Acting as an Attorney

As an Attorney the LPA gives you authority to act.  It does not impose a duty on you to do so, however you do owe certain duties of care to the Donor if you do act.

As an Attorney under a Lasting Power of Attorney, what can I do?

Subject to any restrictions or conditions specified in the LPA, you can deal with the Donor's property and finances or health and welfare decisions in exactly the same was as the Donor can him/herself. 

For a Property and Affairs LPA this may include:

  • Operating the Donor's Bank/Building Society accounts
  • Managing investments
  • Selling the Donor's property
  • Making provision for others (including yourself) if the Donor might be expected to provide for that person's needs
  • Claiming, receiving and using the Donor's benefits, pensions and allowances

In regards to a Health and Welfare LPA this may include:

  • Making decisions on medical treatment
  • Making decisions about where the donor resides
  • Day to day matters such as the Donor's dietary requirements

As an Attorney under a Lasting Power of Attorney, what can I not do?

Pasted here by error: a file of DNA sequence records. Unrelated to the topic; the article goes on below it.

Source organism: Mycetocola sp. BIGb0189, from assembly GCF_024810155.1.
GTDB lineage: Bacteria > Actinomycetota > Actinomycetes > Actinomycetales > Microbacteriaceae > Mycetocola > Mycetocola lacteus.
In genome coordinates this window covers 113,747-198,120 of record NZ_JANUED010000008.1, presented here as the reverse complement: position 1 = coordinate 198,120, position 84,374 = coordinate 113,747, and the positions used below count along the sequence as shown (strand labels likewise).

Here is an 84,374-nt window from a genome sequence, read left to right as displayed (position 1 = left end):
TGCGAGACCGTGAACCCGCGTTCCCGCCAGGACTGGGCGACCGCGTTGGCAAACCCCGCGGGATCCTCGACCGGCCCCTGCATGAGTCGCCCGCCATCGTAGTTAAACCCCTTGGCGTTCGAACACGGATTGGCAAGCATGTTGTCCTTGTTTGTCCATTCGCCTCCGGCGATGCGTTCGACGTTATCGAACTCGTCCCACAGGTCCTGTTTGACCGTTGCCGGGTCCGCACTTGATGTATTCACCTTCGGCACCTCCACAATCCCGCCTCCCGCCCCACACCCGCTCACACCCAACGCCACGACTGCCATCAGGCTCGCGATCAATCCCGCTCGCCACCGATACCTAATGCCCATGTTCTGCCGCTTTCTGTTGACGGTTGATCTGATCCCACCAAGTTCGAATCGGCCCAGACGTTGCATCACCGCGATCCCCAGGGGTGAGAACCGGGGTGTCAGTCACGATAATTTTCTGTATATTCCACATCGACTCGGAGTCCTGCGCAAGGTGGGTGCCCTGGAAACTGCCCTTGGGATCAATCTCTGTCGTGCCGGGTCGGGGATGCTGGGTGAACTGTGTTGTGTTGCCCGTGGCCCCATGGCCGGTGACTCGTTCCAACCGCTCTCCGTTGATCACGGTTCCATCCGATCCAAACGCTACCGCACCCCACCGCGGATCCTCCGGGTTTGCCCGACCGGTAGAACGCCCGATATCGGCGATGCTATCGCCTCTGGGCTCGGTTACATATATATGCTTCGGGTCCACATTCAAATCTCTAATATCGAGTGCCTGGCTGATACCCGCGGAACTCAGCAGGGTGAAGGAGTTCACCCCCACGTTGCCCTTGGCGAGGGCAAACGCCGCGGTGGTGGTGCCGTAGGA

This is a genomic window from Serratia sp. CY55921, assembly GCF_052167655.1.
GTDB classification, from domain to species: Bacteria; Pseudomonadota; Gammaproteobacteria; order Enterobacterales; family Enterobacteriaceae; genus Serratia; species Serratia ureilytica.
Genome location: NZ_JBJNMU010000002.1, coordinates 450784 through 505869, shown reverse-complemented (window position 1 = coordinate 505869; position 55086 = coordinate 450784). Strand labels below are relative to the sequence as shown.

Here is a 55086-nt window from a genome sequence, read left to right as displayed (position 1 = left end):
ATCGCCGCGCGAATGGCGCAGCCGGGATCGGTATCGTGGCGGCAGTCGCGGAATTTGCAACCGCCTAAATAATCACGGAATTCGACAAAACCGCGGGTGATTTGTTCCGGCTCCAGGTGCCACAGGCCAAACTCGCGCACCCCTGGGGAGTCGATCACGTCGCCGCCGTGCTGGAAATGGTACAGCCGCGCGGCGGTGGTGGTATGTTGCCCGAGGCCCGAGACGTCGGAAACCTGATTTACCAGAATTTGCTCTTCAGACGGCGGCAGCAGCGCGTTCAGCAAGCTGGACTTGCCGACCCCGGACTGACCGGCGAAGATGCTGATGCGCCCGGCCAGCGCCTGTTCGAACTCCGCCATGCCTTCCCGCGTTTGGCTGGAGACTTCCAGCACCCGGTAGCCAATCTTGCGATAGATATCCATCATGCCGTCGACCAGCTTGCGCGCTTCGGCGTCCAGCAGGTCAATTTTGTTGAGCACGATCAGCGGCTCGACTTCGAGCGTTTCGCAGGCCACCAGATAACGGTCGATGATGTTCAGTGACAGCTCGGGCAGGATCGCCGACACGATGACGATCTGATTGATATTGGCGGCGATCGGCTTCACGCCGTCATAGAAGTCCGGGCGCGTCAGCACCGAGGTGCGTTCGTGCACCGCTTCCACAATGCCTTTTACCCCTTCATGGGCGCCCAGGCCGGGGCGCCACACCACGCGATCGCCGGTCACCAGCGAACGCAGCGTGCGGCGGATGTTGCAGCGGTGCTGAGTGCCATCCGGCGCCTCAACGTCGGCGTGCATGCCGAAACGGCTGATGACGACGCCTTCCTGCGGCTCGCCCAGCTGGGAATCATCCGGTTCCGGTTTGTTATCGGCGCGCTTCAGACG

When acting as an Attorney under a LPA there are a number of things that you cannot do, these include:

  • Appoint a substitute or delegate your authority
  • Act outside the powers given to you in the LPA e.g. if you are only named as an Attorney on an Affairs and Property LPA you cannot consent to any medical treatment on behalf of the Donor

Also you may not, without the consent of the Court of Protection:

  • Make a Will for the Donor
  • Make gifts for Inheritance Tax planning purposes

As an Attorney under a Lasting Power of Attorney, what are my duties?

  • You must manage the Donor's affairs in accordance not only with the terms of the LPA but also with the requirements of the Mental Capacity Act 2005
  • You must act in the best interests of the Donor and consider their needs and wishes as far as possible
  • You must not take advantage of your position to gain any benefit yourself
  • You must keep up to date accounts on behalf of the Donor
  • You have a duty of confidentiality at all times unless the Donor consents to you disclosing information about them


What happens if the Donor becomes mentally incapable?

If you believe the Donor is, or is becoming, mentally incapable, you must register the LPA with the Office of the Public Guardian (OPG), if this has not already been done.

An LPA cannot be used until its has been registered with the OPG.  Once stamped and returned from the OPG a Property and Affairs LPA becomes valid immediately.  However a Health and Welfare LPA can only be used if the Donor lacks the mental capacity to make decisions on their own.

Make an enquiry

To discover more about how our lasting power of attorney solicitors can help you, please make a no obligation enquiry by either calling us on 01297 32345 or by making a free online enquiry